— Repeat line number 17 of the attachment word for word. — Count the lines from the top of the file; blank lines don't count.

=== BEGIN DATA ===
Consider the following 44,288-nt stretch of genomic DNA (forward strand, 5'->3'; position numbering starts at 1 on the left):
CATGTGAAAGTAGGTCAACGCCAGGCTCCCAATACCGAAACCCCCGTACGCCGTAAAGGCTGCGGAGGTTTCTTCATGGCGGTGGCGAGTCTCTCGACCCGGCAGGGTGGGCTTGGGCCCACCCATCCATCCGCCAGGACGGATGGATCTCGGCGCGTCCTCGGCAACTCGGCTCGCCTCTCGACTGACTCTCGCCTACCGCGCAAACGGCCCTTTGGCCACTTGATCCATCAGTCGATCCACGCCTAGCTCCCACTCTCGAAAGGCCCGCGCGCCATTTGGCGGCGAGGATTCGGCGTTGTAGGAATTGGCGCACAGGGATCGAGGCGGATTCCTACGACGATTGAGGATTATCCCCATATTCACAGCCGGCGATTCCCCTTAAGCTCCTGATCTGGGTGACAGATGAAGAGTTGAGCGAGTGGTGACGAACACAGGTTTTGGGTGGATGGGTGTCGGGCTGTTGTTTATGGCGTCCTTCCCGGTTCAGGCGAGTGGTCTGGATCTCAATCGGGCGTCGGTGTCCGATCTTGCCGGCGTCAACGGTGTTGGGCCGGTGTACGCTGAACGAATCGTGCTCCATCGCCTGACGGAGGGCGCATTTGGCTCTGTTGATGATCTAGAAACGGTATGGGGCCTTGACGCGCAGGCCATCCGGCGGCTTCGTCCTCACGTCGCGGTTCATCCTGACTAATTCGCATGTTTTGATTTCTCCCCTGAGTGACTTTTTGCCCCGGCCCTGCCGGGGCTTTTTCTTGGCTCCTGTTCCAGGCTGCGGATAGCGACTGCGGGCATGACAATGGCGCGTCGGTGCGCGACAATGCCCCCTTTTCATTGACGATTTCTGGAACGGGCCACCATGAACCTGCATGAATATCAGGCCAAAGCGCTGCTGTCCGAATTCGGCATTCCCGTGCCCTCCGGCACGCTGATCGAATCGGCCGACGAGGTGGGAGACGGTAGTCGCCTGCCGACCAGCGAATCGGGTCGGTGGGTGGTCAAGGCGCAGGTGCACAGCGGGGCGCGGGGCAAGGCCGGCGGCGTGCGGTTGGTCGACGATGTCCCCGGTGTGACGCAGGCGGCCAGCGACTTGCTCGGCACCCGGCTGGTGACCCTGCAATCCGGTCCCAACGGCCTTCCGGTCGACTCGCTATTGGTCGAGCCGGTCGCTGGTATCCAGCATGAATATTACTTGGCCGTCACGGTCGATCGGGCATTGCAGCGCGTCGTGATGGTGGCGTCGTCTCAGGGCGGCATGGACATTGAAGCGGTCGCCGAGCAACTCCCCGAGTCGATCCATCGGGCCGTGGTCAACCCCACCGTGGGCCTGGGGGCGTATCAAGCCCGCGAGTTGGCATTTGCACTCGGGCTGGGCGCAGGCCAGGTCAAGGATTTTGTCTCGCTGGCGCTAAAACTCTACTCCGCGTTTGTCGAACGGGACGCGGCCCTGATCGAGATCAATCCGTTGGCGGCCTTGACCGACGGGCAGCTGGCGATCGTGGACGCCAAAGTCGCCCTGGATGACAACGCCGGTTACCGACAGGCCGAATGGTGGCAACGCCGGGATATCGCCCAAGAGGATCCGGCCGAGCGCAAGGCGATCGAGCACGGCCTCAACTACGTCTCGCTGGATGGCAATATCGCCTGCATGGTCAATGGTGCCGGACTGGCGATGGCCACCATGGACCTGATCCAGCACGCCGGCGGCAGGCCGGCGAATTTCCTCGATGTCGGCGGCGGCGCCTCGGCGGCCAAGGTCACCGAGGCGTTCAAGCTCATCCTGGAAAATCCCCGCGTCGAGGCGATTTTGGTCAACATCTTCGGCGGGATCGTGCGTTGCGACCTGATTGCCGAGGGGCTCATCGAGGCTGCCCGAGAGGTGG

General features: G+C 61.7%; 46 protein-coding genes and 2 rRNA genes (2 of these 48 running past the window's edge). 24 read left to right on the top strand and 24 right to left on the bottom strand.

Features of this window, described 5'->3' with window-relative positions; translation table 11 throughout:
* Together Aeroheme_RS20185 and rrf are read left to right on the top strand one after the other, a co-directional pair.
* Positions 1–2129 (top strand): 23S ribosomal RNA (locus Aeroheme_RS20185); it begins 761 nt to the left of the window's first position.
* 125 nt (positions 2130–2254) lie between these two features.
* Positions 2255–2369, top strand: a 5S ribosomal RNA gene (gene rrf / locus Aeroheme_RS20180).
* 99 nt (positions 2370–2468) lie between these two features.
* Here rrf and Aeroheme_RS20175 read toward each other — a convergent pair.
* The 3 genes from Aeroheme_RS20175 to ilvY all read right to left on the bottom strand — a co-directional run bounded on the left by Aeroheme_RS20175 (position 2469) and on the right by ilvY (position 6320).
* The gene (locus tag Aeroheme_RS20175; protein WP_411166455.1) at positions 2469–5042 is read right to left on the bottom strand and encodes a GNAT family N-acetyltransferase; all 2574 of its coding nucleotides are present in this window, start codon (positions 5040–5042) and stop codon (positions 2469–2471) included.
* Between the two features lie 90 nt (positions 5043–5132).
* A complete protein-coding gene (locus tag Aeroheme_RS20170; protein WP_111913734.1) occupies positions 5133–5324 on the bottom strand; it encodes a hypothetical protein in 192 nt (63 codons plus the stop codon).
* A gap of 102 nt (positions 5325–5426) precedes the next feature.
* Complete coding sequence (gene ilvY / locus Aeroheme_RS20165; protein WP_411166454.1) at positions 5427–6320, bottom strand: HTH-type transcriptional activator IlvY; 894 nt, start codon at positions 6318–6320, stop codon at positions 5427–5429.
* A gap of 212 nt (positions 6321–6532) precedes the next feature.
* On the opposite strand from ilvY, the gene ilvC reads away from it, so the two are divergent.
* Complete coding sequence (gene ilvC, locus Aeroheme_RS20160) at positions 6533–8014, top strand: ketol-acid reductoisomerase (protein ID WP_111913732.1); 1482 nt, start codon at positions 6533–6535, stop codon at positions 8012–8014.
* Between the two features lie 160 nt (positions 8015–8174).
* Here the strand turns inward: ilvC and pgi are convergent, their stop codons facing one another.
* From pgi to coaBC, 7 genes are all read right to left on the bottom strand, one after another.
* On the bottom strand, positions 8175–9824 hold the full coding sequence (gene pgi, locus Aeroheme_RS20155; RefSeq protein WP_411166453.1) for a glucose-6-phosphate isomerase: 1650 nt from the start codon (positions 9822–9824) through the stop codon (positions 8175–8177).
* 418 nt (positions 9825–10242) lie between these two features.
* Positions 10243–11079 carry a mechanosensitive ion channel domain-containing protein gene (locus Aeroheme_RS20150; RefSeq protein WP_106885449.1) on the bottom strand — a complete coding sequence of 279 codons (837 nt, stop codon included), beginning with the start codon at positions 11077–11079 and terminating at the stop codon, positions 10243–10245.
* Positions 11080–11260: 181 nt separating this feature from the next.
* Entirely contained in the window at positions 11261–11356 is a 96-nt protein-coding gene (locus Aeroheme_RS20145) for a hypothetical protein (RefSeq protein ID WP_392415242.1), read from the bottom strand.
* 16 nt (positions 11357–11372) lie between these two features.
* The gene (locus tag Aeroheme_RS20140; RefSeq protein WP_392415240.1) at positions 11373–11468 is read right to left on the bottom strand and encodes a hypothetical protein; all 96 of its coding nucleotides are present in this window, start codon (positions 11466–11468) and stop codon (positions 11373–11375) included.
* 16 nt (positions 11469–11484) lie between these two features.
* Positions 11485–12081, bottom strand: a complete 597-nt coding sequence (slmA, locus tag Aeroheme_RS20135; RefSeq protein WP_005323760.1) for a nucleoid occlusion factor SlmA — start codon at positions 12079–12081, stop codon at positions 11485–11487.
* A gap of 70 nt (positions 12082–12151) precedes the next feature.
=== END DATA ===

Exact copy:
* A gap of 212 nt (positions 6321–6532) precedes the next feature.